Clay native serves aboard aircraft carrier “Strength from the Sea”

Mass Communication Specialist 1st Class Tim Miller
Posted 11/2/17

SAN DIEGO – A 2009 Ridgeview High School graduate and Clay County native is serving on one of the world’s largest warships, the USS Carl Vinson.

Petty Officer 3rd Class Jeffrey Fahie is …

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Clay native serves aboard aircraft carrier “Strength from the Sea”


SAN DIEGO – A 2009 Ridgeview High School graduate and Clay County native is serving on one of the world’s largest warships, the USS Carl Vinson.

Petty Officer 3rd Class Jeffrey Fahie is working with logistics specialists aboard the San Diego-based ship, the third Nimitz-class nuclear-powered aircraft carrier and one of only 11 operational aircraft carriers in the Navy today.

Working in supply, Fahie is responsible for keeping track of store rooms and hazardous material parts for aircraft as well as many parts for the ship.

Sailors’ jobs are highly varied aboard the Vinson. Approximately 3,000 men and women make up the ship’s company, and they keep all parts of the aircraft carrier running. They do everything from preparing meals to handling weaponry and maintaining the nuclear reactors. Another 2,000 sailors comprise the air wing. These are the people who fly and maintain the aircraft embarked aboard the ship.

Fahie has carried lessons learned from his hometown into his military service.

“My dad taught me the importance of saving money and taking stock in what I have,” Fahie said. “I also learned to always do my best regardless of what happens around me. While working in supply, these values help me every day,” he said.

Vinson, like each of the Navy’s aircraft carriers, is designed for a 50-year service life. When the air wing is embarked, the ship carries more than 60 attack fighter jets, helicopters and other aircraft, all of which take off from and land aboard the carrier at sea.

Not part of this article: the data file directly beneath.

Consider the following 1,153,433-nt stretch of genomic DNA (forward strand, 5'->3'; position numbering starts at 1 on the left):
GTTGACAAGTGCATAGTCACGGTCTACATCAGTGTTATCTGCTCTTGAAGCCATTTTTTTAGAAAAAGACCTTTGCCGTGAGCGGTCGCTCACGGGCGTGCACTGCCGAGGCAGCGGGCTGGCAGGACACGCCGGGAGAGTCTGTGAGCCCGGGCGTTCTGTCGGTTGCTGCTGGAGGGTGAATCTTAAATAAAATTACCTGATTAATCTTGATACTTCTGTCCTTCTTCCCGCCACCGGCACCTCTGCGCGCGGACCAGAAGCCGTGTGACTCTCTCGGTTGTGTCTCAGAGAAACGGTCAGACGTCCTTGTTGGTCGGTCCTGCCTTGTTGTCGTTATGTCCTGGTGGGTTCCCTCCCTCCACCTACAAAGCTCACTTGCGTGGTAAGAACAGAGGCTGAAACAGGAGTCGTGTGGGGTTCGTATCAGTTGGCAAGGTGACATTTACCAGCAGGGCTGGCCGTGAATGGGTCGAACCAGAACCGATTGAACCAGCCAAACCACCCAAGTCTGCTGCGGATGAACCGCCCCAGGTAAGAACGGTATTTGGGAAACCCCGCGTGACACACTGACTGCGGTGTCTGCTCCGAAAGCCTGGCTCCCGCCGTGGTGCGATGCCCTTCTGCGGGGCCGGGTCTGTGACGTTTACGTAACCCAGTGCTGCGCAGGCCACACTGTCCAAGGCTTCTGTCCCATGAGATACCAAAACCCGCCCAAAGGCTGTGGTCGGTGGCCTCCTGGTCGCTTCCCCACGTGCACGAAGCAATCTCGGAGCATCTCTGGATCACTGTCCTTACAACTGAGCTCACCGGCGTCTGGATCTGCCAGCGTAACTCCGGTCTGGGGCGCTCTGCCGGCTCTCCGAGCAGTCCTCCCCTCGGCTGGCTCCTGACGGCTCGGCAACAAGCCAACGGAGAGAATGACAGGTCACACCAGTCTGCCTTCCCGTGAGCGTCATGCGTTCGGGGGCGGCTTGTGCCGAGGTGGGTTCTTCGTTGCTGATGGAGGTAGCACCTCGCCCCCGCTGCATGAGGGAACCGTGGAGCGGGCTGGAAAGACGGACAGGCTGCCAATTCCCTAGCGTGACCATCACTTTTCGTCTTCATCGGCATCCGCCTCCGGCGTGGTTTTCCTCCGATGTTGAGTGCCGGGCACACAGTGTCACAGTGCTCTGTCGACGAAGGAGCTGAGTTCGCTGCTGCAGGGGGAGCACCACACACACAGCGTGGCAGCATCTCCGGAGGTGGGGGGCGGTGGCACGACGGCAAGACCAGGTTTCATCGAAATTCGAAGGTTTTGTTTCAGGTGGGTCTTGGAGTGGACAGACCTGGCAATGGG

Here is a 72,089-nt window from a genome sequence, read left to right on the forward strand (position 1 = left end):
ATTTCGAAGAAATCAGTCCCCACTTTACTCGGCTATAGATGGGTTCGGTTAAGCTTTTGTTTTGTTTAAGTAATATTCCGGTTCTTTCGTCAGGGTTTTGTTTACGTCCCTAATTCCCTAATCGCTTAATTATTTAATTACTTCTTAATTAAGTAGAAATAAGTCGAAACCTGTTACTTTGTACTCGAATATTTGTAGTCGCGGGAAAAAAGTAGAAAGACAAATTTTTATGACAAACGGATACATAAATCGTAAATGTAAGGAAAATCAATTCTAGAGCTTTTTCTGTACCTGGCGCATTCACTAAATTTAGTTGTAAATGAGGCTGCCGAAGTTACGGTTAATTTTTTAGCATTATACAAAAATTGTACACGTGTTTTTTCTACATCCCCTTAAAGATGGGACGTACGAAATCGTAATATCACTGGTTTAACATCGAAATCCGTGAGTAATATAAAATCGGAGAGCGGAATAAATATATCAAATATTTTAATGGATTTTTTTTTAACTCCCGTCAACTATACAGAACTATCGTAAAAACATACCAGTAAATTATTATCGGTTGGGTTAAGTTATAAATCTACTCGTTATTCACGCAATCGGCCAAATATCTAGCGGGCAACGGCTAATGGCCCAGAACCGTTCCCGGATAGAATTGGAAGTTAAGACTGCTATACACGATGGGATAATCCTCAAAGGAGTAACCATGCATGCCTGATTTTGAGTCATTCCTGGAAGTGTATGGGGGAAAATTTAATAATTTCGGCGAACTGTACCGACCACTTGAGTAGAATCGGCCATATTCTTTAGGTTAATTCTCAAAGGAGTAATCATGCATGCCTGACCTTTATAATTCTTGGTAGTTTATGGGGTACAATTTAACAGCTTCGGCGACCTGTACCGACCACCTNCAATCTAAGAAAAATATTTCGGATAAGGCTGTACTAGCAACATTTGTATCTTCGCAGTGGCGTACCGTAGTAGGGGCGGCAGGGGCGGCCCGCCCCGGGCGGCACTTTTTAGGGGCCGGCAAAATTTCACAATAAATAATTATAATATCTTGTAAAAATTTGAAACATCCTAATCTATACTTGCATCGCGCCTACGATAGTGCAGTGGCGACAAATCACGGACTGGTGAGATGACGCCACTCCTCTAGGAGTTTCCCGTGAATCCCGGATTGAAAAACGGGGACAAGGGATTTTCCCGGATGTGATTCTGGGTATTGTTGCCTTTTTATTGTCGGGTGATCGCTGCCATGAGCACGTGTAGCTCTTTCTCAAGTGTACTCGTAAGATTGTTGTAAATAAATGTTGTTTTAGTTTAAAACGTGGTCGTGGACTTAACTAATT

Powerful catapults slingshot the aircraft off the bow of the ship, and those planes land upon their return to the aircraft carrier by snagging a steel cable with an arresting hook that protrudes from the rear of the aircraft. All of this makes Vinson a self-contained mobile airport and strike platform, often the first response to a global crisis because of an aircraft carrier’s ability to operate freely in international waters anywhere on the world’s oceans.

The ship was commissioned in 1982 and named after former Georgia Congressman, Carl Vinson. A member of the United States House of Representatives for 50 years, he was, for 29 years, the Chairman of the House Naval Affairs and Armed Services Committee. Vinson was the principal sponsor of the so-called “Vinson Acts,” culminating in the Two-Ocean Navy Act of 1940, which provided for the massive naval shipbuilding effort in World War II.

“Carl Vinson was a visionary congressman,” said Capt. Douglas Verissimo, commanding officer of USS Carl Vinson. “His support led to a stronger Navy that was pivotal in winning World War II and the Cold War. Our sailors embody his commitment to service and bring to life a warship that has been an enduring asset to America’s defense for more than 35 years.”

Fahie has military ties with family members who have previously served and is honored to carry on the family tradition.

“I have many family members who served in different branches,” he said. “My dad is a retired Navy engineman, and his influence in my career made a big difference – it’s the reason I’m in the Navy now. I didn’t realize how many family members served until I got in, and in a way I’m following in their footsteps, but I also feel like I’m creating my own path.”

While Fahie’s is proud of obtaining both aviation and surface warfare qualifications, but he is proudest moment was the birth of his son.

“I spent six weeks of hard studying along with being mentored and it feels great to get both qualifications, but I’m most proud of my new son and my family and I’m thankful they are supportive of my Navy career,” he said.

As a member of one of the U.S. Navy’s most relied upon assets, Fahie and other Vinson sailors know they are part of a legacy that will last beyond their lifetimes.

“Serving in the Navy gives me many opportunities that many people my age won’t have,” Fahie said. “I’ve been to more countries that most people will never see and experience. Mostly though, the Navy is providing a great foundation for my family.”


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